According to the authors of a study in Current Psychology, people can feel pressured into accepting apologies they find insufficient. Not only that, but a bad apology can make the recipient even angrier, say Loyola University Chicago researchers. You need to convince the aggrieved that you’re better than your past actions suggest you are, says Dr Steven Scher, a professor of psychology at Eastern Illinois University. To prepare yourself for that, first think about what you most want the apology to accomplish.

Avoid punishment
Can you be sued for your error?
yes
Don’t apologise until you talk to a lawyer. Sometimes an apology can be used in court as an admission of guilt.

no
Are you sorry? yes Pre-empt punishment by offering your own penalty: compensation or a gift. People more willingly accept apologies that come with something tangible.

no
Don’t fake anguish – just own up to the error. If the other person senses that you’re not being sincere, he or she will be more likely to want to punish you, Scher says.

Restore your reputation
Did you just goof up, or was what you did intentional? Have you already been busted?

no
Don’t come out and apologise. People are much less likely to condone a breach of integrity, even if you fess up, research shows. Just focus on righting the wrong rather than unburdening your conscience.

yes
Couch the error in terms of your lack of competence; people are more likely to forgive you for that. Then express deep embarrassment.

accidental
Couch the error in terms of your lack of competence; people are more likely to forgive you for that. Then express deep embarrassment.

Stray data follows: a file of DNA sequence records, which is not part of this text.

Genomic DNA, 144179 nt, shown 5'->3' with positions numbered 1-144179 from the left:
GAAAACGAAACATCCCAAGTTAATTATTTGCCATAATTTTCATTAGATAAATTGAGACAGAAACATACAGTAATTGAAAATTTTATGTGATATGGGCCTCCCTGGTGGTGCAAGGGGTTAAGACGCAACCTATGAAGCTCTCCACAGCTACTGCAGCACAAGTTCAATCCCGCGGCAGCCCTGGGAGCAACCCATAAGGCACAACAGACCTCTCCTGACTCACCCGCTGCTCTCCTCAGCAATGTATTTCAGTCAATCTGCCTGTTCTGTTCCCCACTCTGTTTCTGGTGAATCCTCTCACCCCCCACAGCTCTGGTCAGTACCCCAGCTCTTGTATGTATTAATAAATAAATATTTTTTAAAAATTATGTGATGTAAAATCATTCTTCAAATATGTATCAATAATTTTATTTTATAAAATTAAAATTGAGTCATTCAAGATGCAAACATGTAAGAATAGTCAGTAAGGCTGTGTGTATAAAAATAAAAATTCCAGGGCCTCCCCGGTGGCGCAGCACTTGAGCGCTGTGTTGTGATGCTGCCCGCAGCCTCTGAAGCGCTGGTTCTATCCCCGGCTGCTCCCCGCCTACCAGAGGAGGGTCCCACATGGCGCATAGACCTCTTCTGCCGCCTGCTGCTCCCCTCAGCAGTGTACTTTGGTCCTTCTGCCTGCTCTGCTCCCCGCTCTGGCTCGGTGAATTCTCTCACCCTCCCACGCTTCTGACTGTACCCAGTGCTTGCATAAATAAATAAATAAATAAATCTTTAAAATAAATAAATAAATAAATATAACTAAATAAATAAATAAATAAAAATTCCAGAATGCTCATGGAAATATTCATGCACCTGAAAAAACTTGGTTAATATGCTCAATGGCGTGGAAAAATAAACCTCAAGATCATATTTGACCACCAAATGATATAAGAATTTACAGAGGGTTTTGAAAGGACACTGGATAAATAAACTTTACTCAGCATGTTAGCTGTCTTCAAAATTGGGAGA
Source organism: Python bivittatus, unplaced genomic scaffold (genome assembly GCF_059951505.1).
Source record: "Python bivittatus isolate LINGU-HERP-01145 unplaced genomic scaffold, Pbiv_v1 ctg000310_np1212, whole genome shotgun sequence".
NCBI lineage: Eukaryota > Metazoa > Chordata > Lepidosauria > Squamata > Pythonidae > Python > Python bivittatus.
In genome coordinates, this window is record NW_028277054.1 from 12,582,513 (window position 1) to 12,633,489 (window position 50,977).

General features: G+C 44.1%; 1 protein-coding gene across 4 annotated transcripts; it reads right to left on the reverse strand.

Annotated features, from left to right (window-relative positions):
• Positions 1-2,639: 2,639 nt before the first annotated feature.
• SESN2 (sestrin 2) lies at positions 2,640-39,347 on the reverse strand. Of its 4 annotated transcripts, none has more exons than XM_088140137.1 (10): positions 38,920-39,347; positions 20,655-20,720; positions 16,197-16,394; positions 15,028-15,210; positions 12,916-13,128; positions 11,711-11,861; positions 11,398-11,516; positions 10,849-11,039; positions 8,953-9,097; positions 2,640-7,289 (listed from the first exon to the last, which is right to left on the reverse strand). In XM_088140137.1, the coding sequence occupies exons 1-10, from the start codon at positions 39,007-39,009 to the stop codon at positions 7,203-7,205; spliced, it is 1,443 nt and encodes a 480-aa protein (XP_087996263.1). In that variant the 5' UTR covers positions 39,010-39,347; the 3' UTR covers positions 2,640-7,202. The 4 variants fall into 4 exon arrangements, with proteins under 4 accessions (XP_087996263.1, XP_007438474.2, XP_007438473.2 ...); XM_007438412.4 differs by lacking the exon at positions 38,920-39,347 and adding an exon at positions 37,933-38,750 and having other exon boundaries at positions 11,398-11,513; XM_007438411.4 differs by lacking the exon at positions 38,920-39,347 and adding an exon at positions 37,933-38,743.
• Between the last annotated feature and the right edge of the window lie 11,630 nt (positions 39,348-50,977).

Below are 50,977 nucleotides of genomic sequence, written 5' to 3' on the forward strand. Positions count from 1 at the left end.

Repair a relationship
Where’d you mess up?

work
Take responsibility, and set conditions you can meet – stricter oversight from the boss, say, or specific deadlines on projects. Studies show that this can help restore trust. home Did the mistake happen just now?

yes
Don’t apologise while she’s ticked. People are less likely to forgive while they’re angry.

no
Have her calmly explain why she’s upset. Then think it over. According to researchers at Amherst and Williams colleges, she’ll be more willing to believe you’re sorry if she knows you’ve reflected on your mistake and her pain.

Now apologise
don’t say
“I’m sorry you feel that way.” When you express pity, forgiveness doesn’t follow.

say
“I regret what happened.” “I know I was wrong.” “I won’t do it again.” “I’ll try to make it up to you.”

and
Your tone and demeanour need to show that you mean it, Scher says. Here’s a hint: talk about how guilty or ashamed you feel. That’s the best way to express remorse, researchers have found.

Apology accepted!